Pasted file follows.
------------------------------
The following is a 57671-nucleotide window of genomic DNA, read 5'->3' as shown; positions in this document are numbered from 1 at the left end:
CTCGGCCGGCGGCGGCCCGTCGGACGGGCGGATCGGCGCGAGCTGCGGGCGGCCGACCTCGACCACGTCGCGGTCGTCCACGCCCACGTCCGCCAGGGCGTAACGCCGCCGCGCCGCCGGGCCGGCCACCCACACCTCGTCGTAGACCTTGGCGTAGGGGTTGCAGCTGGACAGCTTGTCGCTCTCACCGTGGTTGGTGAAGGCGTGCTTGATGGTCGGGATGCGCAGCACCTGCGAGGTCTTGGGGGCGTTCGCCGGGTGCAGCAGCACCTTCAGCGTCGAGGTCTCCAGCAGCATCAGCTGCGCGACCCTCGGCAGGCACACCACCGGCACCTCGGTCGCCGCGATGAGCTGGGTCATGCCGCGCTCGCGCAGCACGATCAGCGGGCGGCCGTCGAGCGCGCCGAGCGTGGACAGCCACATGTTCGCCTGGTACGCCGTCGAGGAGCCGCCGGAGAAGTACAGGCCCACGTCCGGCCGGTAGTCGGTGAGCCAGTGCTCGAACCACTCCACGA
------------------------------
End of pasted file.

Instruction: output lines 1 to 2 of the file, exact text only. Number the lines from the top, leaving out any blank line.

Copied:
The following is a 57671-nucleotide window of genomic DNA, read 5'->3' as shown; positions in this document are numbered from 1 at the left end:
CTCGGCCGGCGGCGGCCCGTCGGACGGGCGGATCGGCGCGAGCTGCGGGCGGCCGACCTCGACCACGTCGCGGTCGTCCACGCCCACGTCCGCCAGGGCGTAACGCCGCCGCGCCGCCGGGCCGGCCACCCACACCTCGTCGTAGACCTTGGCGTAGGGGTTGCAGCTGGACAGCTTGTCGCTCTCACCGTGGTTGGTGAAGGCGTGCTTGATGGTCGGGATGCGCAGCACCTGCGAGGTCTTGGGGGCGTTCGCCGGGTGCAGCAGCACCTTCAGCGTCGAGGTCTCCAGCAGCATCAGCTGCGCGACCCTCGGCAGGCACACCACCGGCACCTCGGTCGCCGCGATGAGCTGGGTCATGCCGCGCTCGCGCAGCACGATCAGCGGGCGGCCGTCGAGCGCGCCGAGCGTGGACAGCCACATGTTCGCCTGGTACGCCGTCGAGGAGCCGCCGGAGAAGTACAGGCCCACGTCCGGCCGGTAGTCGGTGAGCCAGTGCTCGAACCACTCCACGA